On 26 July 2018, the Financial Conduct Authority (FCA) published a research note on the repayment of credit card debt. The FCA partnered with four credit card providers to test in practice how more than 200,000 consumers repay credit card debt faster, seeking to understand the effect of different policy options on consumers. Where field testing was not possible, hypothetical online experiments were used. The key findings of the research are as follows:
- consumers must pay a contractual minimum amount whenever payments are made. Previous research suggests that this minimum amount can have the effect of dragging down the repayment choices consumers make;
- removing the minimum repayment amount from the manual repayment screen had a large positive effect in two online experiments;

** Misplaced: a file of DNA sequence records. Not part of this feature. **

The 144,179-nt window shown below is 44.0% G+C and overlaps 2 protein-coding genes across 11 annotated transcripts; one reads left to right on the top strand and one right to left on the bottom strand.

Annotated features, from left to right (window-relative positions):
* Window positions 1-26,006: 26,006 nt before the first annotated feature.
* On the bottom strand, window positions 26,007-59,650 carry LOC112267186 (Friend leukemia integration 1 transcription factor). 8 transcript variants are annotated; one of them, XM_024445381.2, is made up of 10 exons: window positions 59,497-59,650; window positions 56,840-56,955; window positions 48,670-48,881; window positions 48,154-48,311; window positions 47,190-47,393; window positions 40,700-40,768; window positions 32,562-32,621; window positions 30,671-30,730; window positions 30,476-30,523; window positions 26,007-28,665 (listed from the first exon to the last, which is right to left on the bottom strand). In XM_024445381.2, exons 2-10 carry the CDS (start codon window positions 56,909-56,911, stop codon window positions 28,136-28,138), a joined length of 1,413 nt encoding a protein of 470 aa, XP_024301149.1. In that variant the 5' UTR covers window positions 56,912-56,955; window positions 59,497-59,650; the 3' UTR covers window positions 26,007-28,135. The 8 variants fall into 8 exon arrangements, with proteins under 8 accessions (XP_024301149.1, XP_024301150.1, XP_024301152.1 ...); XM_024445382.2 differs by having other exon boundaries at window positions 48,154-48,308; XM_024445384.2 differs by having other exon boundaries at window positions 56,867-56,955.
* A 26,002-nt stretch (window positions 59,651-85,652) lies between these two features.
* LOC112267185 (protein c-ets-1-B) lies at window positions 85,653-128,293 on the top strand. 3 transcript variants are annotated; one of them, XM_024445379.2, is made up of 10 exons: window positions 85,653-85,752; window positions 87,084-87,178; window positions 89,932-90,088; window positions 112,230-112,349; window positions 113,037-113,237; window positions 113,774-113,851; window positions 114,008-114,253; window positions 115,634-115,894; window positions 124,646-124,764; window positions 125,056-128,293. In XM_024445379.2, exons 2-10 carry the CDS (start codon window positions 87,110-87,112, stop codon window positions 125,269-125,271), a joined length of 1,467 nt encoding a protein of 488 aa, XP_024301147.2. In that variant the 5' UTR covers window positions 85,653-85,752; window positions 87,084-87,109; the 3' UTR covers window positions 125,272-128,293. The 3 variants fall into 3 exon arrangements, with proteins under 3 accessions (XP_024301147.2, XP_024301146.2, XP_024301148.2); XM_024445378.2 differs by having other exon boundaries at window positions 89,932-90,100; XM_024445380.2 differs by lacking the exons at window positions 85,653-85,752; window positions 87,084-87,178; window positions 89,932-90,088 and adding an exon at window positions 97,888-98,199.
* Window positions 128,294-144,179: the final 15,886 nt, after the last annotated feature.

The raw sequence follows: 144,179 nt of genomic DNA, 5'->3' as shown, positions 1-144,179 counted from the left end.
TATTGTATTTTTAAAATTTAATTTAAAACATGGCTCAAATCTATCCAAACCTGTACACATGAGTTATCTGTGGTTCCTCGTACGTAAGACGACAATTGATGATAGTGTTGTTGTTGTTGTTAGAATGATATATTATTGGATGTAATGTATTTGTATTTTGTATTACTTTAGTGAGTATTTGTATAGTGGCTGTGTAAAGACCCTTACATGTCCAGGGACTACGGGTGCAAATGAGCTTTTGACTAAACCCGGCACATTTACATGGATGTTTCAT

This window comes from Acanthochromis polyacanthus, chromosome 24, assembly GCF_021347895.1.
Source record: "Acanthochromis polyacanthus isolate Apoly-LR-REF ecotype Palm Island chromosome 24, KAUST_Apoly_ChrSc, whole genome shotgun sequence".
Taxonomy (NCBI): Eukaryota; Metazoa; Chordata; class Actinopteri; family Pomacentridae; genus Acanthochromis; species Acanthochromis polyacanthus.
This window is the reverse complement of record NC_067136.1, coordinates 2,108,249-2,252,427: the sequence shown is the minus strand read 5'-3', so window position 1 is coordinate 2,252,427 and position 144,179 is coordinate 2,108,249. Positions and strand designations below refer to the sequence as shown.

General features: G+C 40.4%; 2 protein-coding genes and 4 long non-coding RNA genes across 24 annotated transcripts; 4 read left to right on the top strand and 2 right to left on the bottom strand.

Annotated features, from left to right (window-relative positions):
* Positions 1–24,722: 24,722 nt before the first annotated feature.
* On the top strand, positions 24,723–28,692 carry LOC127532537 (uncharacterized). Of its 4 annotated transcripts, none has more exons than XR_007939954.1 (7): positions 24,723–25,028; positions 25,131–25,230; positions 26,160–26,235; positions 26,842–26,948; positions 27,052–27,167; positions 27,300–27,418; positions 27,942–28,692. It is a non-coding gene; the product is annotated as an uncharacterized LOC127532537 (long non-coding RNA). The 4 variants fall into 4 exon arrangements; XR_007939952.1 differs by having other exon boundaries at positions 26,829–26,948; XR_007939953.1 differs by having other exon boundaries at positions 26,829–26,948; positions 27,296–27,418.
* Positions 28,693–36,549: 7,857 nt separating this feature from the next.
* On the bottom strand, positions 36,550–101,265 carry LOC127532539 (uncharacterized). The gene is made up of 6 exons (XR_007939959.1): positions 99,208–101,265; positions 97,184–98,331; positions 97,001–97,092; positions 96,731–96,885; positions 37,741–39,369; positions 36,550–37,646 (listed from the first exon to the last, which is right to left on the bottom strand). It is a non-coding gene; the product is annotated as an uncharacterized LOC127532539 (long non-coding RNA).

- in practice, removing an explicit option for the minimum amount from the direct debit setup screen caused many people to choose higher direct debit amounts as intended, and did move people away from minimum payments, but it did not reduce credit card debt; and
- it confirms findings in other contexts – such as pension auto-enrolment – that changing the context of choices can have a dramatic effect on decisions. However, consumer behaviour is difficult to change through either generic or targeted disclosures.